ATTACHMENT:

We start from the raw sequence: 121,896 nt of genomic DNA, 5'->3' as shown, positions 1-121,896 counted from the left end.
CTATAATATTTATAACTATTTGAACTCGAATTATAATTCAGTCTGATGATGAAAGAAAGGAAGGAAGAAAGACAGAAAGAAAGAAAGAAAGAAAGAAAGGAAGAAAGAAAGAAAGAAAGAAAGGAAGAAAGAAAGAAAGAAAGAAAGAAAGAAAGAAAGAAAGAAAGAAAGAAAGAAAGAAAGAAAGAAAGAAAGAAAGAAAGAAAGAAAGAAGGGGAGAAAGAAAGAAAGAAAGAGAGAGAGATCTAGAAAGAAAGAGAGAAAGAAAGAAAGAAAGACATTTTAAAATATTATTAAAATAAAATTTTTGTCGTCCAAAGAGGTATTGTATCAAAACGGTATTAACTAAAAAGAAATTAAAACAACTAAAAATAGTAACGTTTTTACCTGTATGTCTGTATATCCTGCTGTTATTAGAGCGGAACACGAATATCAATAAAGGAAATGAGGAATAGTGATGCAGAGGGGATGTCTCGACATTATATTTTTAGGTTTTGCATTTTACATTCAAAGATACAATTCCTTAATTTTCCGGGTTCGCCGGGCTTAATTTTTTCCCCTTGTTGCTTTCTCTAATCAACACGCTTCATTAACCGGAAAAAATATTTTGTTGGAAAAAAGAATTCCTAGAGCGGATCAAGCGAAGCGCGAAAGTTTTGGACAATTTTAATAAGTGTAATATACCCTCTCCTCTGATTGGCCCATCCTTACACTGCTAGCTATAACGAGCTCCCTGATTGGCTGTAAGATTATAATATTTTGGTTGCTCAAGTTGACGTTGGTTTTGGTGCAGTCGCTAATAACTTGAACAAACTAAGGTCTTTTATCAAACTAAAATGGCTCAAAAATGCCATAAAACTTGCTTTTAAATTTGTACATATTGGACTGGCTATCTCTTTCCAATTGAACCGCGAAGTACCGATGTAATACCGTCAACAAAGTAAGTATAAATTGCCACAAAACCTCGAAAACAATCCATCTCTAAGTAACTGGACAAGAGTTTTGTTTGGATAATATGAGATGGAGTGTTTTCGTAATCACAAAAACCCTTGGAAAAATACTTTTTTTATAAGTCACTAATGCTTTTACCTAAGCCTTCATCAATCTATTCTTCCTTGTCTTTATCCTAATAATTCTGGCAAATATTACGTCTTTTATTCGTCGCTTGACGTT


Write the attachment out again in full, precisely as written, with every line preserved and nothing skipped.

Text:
We start from the raw sequence: 121,896 nt of genomic DNA, 5'->3' as shown, positions 1-121,896 counted from the left end.
CTATAATATTTATAACTATTTGAACTCGAATTATAATTCAGTCTGATGATGAAAGAAAGGAAGGAAGAAAGACAGAAAGAAAGAAAGAAAGAAAGAAAGGAAGAAAGAAAGAAAGAAAGAAAGGAAGAAAGAAAGAAAGAAAGAAAGAAAGAAAGAAAGAAAGAAAGAAAGAAAGAAAGAAAGAAAGAAAGAAAGAAAGAAAGAAAGAAAGAAGGGGAGAAAGAAAGAAAGAAAGAGAGAGAGATCTAGAAAGAAAGAGAGAAAGAAAGAAAGAAAGACATTTTAAAATATTATTAAAATAAAATTTTTGTCGTCCAAAGAGGTATTGTATCAAAACGGTATTAACTAAAAAGAAATTAAAACAACTAAAAATAGTAACGTTTTTACCTGTATGTCTGTATATCCTGCTGTTATTAGAGCGGAACACGAATATCAATAAAGGAAATGAGGAATAGTGATGCAGAGGGGATGTCTCGACATTATATTTTTAGGTTTTGCATTTTACATTCAAAGATACAATTCCTTAATTTTCCGGGTTCGCCGGGCTTAATTTTTTCCCCTTGTTGCTTTCTCTAATCAACACGCTTCATTAACCGGAAAAAATATTTTGTTGGAAAAAAGAATTCCTAGAGCGGATCAAGCGAAGCGCGAAAGTTTTGGACAATTTTAATAAGTGTAATATACCCTCTCCTCTGATTGGCCCATCCTTACACTGCTAGCTATAACGAGCTCCCTGATTGGCTGTAAGATTATAATATTTTGGTTGCTCAAGTTGACGTTGGTTTTGGTGCAGTCGCTAATAACTTGAACAAACTAAGGTCTTTTATCAAACTAAAATGGCTCAAAAATGCCATAAAACTTGCTTTTAAATTTGTACATATTGGACTGGCTATCTCTTTCCAATTGAACCGCGAAGTACCGATGTAATACCGTCAACAAAGTAAGTATAAATTGCCACAAAACCTCGAAAACAATCCATCTCTAAGTAACTGGACAAGAGTTTTGTTTGGATAATATGAGATGGAGTGTTTTCGTAATCACAAAAACCCTTGGAAAAATACTTTTTTTATAAGTCACTAATGCTTTTACCTAAGCCTTCATCAATCTATTCTTCCTTGTCTTTATCCTAATAATTCTGGCAAATATTACGTCTTTTATTCGTCGCTTGACGTT